In January 2020, I decided to take two months off of work in the summer to travel the world after my college graduation. Not long after I got my time-off request approved by Robinhood, the COVID-19 pandemic caused most long distance travel to become infeasible, rendering my summer plans infeasible as well. Rather than cancel my time off, I decided to find something else to do with it, and settled on buying and improving some land in the Southern California desert near Joshua Tree.
Ever since I went on a high school camping trip to Death Valley, I’ve been enchanted by the Southern California desert. Something about the jagged rock formations, beautiful sunsets, and clear blue skies fills me with wonder and a sense of peace. I’ve been to Death Valley more than ten times now, and on some of those trips, I fantasized about one day finding some cheap land in the desert and building a dream home where I could go to find peace and quiet. At some point, I realized that my two months off could be a perfect time to start to make that vision real! International travel might not be possible during COVID, but living on my own land and doing DIY improvement projects would be very possible even under the strictest stay-at-home orders. Plus, I’d get to escape from the Bay Area and be surrounded by the natural beauty of the high desert.
So that’s what I did. In late April, my dad and I drove down to the Joshua Tree area, toured several plots of land, and drove back all in one marathon day (we didn’t want to stay in a hotel during the stay-at-home order). I chose the one I liked most and completed the purchase within a month or so, and began working with an architect and my friends on plans to rebuild the partially built homestead cabin on the land into a vacation home. In mid May, I spent a week out there with my friends working remotely, and then after I graduated in June, spent most of my time off in July and August there as well. During that time, I built a shed with my friends, cleared some brush, started on a fence, and took time to reflect on my life and my long term goals. I had a lot of fun and learned a lot from this rather unconventional post graduation experience, and below I’ll go into more detail on what I learned.
I have excellent friends
The thing I didn’t initially realize about my plan to spend most of July and August in the high desert is that July and August are the hottest months, and temperatures regularly exceeded 100º F during the day, and sometimes did not drop below 75º even at night. Combine this with a 2004 Winnebago with a broken refrigerator and air conditioning that could only bring down the temperature to 90º indoors, and you get some non-ideal living conditions. But that didn’t stop several of my good friends from coming down and living with me for weeks at a time on the land.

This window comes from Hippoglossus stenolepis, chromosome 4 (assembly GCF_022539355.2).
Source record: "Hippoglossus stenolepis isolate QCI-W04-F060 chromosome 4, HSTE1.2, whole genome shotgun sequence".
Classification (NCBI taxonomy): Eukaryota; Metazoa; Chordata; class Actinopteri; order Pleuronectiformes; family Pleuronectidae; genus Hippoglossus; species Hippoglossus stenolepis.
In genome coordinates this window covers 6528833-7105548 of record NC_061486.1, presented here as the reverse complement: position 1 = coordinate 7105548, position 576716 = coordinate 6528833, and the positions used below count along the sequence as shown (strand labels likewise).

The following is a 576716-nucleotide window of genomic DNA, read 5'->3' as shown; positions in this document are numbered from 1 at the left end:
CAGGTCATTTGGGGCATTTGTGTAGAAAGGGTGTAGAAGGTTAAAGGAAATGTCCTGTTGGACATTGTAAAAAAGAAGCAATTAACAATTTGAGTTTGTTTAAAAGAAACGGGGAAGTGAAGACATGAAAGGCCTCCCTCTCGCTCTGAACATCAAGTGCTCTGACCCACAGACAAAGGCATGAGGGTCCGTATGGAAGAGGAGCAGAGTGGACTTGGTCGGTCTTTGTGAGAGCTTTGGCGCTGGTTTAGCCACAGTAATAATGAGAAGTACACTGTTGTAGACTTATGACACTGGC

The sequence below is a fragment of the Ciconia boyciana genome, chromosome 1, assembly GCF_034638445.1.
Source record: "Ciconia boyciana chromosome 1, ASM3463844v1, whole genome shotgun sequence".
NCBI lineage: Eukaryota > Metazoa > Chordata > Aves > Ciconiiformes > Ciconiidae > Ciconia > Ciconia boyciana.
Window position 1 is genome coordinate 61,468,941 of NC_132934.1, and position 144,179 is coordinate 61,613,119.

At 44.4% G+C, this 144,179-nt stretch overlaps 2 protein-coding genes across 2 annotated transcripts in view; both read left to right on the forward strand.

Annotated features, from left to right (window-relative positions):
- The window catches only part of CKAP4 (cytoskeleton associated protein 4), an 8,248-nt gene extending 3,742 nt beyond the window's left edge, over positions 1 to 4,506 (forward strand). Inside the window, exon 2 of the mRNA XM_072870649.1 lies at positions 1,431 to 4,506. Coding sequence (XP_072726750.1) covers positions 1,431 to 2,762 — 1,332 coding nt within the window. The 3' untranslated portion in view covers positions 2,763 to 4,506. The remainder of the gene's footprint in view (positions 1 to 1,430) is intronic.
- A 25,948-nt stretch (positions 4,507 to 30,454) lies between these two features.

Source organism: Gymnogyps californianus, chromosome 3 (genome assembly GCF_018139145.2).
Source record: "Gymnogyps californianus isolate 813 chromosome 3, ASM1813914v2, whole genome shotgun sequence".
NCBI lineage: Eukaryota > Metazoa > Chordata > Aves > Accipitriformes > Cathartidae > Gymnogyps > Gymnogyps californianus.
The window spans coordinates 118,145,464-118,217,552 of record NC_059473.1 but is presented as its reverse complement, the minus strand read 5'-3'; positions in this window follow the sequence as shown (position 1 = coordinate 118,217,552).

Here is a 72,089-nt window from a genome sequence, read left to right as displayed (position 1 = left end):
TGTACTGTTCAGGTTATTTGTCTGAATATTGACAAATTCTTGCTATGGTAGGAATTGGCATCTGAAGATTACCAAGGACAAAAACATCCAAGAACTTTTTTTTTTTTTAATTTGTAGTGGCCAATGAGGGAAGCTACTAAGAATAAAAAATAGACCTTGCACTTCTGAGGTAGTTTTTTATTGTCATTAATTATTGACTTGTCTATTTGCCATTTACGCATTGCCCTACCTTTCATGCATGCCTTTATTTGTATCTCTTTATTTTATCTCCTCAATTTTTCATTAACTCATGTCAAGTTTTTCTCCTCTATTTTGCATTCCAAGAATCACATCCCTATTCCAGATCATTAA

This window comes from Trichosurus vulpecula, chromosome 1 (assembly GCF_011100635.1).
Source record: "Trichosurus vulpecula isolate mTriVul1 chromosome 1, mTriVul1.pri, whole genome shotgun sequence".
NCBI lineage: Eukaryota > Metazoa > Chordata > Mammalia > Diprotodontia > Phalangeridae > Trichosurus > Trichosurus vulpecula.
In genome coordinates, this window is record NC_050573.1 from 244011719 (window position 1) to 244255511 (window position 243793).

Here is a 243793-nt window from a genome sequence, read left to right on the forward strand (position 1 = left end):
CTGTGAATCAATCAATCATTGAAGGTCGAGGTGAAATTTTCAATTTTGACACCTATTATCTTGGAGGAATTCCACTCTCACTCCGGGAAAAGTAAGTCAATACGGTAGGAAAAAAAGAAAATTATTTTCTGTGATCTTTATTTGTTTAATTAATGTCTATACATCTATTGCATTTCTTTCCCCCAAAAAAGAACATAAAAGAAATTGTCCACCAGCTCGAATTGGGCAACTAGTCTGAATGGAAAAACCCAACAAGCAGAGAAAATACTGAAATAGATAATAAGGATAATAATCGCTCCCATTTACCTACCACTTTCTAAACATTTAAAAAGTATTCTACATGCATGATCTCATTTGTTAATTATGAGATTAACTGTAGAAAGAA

And not only did my friends put up with the heat and the various broken appliances, but they also helped build a cheap DIY metal shed we bought from home depot while the desert sun was beating down on us. And believe me, the process to build this shed made living in an old hot RV seem like a cake walk. After we cleared the area where we wanted to put the shed, we began to try to fit the several dozen metal pieces together. We quickly realized that the ground was not perfectly level, and so the holes where we needed to put bolts and screws were not aligned. In order to fix this, we worked as a team, often with two people yanking and pushing as hard as they could on the metal panels until the third person saw an opportunity and drilled a bolt through the aligned holes in the panels. Each single bolt was a physical battle to get aligned, and we had over 200 bolts that needed to be put in place. It was brutal, frustrating, repetitive work, but my friends and I pushed on and finally finished the shed after several days.
Over the course of that summer and the fall, we also built over 1,000 feet of fencing around the property, by digging over 100 post holes and mixing over 100 bags of concrete. After all this, I am convinced that there’s no challenge my friends and I cannot overcome, and I’m grateful to have the friends that I do. We’ve been through a lot together.
Building physical things is very satisfying
One reason I think we were so motivated to finish the shed and the fence was because it is very satisfying to build physical things. I remember often taking a step back after spending some time working on the fence, and looking over the newly completed section with pride. That fence will probably stand there for 50 or more years. And I had just helped create part of it with only a few hours of work. I might be able to show that fence to my kids and grandkids one day and tell them how we built it. And the shed we worked so hard to bolt together has been acting as a storage locker for our equipment for close to a year now. Whenever I look at that shed, I remember all the blood, sweat and tears that went into its assembly.